“No matter what these companies are peddling in their press releases, this negotiation is not only about upfront compensation. It is about fairness and the ability of middle-class performers to survive in this industry. These companies are immensely profitable, and successful games — which are the only games this dispute is about – drive that profit.

“We have proposed a fair payment structure that enables the sustainability of a professional performer community. These employers have unreasonably refused that. The time has come to end the freeloader model of compensation and that is why our members are united behind this cause.”

Gamespot has a great article that goes into a considerable more deal than I can, but I think it’s important to note why labor movements are important in both society and the gaming industry. Fair and equitable relations within jobs have long histories of fighting for rights, and we often overlook just how important labor fights are to our history. We tend to forget this history because we live in a time in which unions aren’t as prevalent because of the privatization of many industries and years of smear campaigns against them, but unions still very much help and work in many industries and they make substantive change for many people.

So go support SAG-AFTRA, urge your favorite developers to support and work with them, and next time you boot up your favorite game take a moment to think  about the people performing the voices of the characters.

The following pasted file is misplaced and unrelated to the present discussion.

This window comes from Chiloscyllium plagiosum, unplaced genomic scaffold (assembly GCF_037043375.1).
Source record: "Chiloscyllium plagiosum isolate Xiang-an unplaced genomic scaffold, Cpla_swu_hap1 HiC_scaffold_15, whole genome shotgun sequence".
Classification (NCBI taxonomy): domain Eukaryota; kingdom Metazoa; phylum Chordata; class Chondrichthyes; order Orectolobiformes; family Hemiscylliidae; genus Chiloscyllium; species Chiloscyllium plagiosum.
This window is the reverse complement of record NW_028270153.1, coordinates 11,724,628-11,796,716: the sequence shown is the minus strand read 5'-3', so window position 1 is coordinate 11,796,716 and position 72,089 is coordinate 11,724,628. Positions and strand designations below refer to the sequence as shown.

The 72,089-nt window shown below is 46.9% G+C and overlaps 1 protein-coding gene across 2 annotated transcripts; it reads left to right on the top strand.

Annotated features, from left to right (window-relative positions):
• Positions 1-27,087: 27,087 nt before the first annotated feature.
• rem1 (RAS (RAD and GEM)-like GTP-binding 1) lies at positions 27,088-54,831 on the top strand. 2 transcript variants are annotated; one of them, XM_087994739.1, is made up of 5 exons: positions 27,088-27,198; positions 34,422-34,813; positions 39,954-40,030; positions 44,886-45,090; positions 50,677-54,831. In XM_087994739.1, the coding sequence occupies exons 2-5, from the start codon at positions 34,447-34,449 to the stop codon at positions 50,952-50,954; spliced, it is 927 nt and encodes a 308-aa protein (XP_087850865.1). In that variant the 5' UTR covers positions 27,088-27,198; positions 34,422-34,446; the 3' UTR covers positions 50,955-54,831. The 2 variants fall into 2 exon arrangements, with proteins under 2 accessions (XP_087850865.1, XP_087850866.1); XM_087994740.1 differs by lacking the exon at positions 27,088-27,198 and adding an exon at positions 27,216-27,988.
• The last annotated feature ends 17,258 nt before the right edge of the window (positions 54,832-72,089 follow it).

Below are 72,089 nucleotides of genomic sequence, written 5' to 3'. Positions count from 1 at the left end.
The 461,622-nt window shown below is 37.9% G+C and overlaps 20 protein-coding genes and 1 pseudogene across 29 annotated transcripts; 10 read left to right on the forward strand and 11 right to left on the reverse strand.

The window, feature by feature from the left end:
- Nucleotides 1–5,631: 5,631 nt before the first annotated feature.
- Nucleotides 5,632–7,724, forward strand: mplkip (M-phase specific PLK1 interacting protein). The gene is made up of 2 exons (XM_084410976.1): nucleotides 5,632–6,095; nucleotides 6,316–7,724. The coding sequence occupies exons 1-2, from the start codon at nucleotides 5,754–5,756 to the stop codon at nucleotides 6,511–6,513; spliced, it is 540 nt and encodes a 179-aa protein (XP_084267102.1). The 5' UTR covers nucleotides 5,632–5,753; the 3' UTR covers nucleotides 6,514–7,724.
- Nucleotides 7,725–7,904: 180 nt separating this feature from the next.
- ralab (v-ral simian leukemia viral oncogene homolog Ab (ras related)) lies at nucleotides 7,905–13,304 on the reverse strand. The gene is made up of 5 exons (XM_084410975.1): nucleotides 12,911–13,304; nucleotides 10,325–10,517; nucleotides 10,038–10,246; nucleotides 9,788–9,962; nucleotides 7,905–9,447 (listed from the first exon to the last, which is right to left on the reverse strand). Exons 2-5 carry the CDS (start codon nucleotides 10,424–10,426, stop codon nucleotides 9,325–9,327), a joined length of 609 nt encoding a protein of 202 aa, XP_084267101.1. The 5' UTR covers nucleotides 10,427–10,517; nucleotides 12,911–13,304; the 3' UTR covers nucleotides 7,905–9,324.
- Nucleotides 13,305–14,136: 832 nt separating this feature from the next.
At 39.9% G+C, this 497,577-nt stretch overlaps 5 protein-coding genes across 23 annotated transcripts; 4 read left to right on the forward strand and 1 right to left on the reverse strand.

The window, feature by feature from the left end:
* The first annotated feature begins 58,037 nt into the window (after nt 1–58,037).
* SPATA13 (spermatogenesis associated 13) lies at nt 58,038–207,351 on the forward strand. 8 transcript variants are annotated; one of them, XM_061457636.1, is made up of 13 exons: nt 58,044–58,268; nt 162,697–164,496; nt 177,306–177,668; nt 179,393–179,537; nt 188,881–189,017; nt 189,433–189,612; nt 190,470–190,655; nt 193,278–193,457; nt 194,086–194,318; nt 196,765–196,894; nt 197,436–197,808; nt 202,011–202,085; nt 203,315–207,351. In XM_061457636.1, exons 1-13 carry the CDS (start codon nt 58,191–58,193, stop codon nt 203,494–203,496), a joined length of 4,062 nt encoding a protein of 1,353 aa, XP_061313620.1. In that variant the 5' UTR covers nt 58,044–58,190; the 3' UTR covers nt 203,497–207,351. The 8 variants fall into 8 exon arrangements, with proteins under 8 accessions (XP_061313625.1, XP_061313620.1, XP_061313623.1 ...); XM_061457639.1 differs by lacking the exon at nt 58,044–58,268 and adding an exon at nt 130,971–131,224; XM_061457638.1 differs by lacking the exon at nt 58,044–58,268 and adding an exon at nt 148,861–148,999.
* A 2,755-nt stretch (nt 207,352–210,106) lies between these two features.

You can support the cause by tweeting #PerformanceMatters

 

Capcom Investing In Benefits To Keep Female Employees

Really Quick one today:

capcom_logo

Japanese game developers have traditionally been slow towards creating more diverse work staffs, which makes Capcom’s announcement that they’ll be investing in medical benefits to encourage employees with children to stay with the company. In their annual report, which has lots of information about Capcom and where they see the industry headed, the veteran gaming made the commitment to keeping working mothers.

Capcom is engaged in improving the employment environment for women, promoting projects in which both women and men participate, and the proactive hiring of non-Japanese employees…In particular, with respect to improving the employment environment for women, we have introduced systems that promote utilization of paid leave before and after childbirth, childcare leave, and shortened working hours. In fiscal 2016, we promoted the establishment of children facilities within the company

It’s a small step, but an important one for a company that historically has had a lot of issues with gender representation. Capcom’s current workforce is made up of about 20% women, so hopefully this step towards retaining their currently female population will increase those numbers in future year.

You may be asking: “Hey, why should I care about female employees at Japanese gaming company getting benefits?”. Well, person who hates talking about benefits for Japanese women, the more video game companies invest in programs to diversify their work force the more we’ll get a diverse range of ideas and perspective in our games. Had Capcom had more female employees on their staff, maybe they wouldn’t have received such backlash for their depiction of  female characters in Street Fighter V….Just maybe.